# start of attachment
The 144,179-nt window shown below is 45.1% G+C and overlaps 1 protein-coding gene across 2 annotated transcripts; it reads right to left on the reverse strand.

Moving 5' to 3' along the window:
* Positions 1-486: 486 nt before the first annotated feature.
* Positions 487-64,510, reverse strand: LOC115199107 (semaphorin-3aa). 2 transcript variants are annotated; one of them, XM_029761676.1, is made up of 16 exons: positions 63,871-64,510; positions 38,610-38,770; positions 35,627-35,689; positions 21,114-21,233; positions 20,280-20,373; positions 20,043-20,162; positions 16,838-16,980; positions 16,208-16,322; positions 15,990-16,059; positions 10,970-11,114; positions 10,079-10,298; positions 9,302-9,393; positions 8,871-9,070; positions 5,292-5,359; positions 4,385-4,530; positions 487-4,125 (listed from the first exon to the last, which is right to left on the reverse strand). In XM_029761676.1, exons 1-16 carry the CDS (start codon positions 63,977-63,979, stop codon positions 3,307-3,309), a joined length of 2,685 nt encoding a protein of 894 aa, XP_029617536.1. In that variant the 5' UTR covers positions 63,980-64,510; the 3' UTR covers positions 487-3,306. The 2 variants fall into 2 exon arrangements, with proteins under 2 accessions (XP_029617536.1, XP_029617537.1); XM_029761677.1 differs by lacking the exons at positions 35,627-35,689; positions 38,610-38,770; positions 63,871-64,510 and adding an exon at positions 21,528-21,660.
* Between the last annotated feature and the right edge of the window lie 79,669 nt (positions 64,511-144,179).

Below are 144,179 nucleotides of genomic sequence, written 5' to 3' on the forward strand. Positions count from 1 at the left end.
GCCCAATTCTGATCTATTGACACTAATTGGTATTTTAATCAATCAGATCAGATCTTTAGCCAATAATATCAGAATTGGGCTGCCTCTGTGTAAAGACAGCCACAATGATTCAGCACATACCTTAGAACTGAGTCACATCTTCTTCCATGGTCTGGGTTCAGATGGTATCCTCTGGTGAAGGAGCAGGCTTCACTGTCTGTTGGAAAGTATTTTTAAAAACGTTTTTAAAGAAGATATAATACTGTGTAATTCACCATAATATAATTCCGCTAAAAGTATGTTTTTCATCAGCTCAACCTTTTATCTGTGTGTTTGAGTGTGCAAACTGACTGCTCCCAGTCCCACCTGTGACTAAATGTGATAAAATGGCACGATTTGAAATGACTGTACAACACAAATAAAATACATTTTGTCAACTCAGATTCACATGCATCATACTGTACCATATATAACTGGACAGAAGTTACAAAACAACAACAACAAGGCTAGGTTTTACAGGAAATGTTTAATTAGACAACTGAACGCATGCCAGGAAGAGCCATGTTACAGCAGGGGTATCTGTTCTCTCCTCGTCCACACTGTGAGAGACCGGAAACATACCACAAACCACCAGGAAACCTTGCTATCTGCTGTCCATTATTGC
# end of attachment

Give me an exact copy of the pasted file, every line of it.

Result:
The 144,179-nt window shown below is 45.1% G+C and overlaps 1 protein-coding gene across 2 annotated transcripts; it reads right to left on the reverse strand.

Moving 5' to 3' along the window:
* Positions 1-486: 486 nt before the first annotated feature.
* Positions 487-64,510, reverse strand: LOC115199107 (semaphorin-3aa). 2 transcript variants are annotated; one of them, XM_029761676.1, is made up of 16 exons: positions 63,871-64,510; positions 38,610-38,770; positions 35,627-35,689; positions 21,114-21,233; positions 20,280-20,373; positions 20,043-20,162; positions 16,838-16,980; positions 16,208-16,322; positions 15,990-16,059; positions 10,970-11,114; positions 10,079-10,298; positions 9,302-9,393; positions 8,871-9,070; positions 5,292-5,359; positions 4,385-4,530; positions 487-4,125 (listed from the first exon to the last, which is right to left on the reverse strand). In XM_029761676.1, exons 1-16 carry the CDS (start codon positions 63,977-63,979, stop codon positions 3,307-3,309), a joined length of 2,685 nt encoding a protein of 894 aa, XP_029617536.1. In that variant the 5' UTR covers positions 63,980-64,510; the 3' UTR covers positions 487-3,306. The 2 variants fall into 2 exon arrangements, with proteins under 2 accessions (XP_029617536.1, XP_029617537.1); XM_029761677.1 differs by lacking the exons at positions 35,627-35,689; positions 38,610-38,770; positions 63,871-64,510 and adding an exon at positions 21,528-21,660.
* Between the last annotated feature and the right edge of the window lie 79,669 nt (positions 64,511-144,179).

Below are 144,179 nucleotides of genomic sequence, written 5' to 3' on the forward strand. Positions count from 1 at the left end.
GCCCAATTCTGATCTATTGACACTAATTGGTATTTTAATCAATCAGATCAGATCTTTAGCCAATAATATCAGAATTGGGCTGCCTCTGTGTAAAGACAGCCACAATGATTCAGCACATACCTTAGAACTGAGTCACATCTTCTTCCATGGTCTGGGTTCAGATGGTATCCTCTGGTGAAGGAGCAGGCTTCACTGTCTGTTGGAAAGTATTTTTAAAAACGTTTTTAAAGAAGATATAATACTGTGTAATTCACCATAATATAATTCCGCTAAAAGTATGTTTTTCATCAGCTCAACCTTTTATCTGTGTGTTTGAGTGTGCAAACTGACTGCTCCCAGTCCCACCTGTGACTAAATGTGATAAAATGGCACGATTTGAAATGACTGTACAACACAAATAAAATACATTTTGTCAACTCAGATTCACATGCATCATACTGTACCATATATAACTGGACAGAAGTTACAAAACAACAACAACAAGGCTAGGTTTTACAGGAAATGTTTAATTAGACAACTGAACGCATGCCAGGAAGAGCCATGTTACAGCAGGGGTATCTGTTCTCTCCTCGTCCACACTGTGAGAGACCGGAAACATACCACAAACCACCAGGAAACCTTGCTATCTGCTGTCCATTATTGC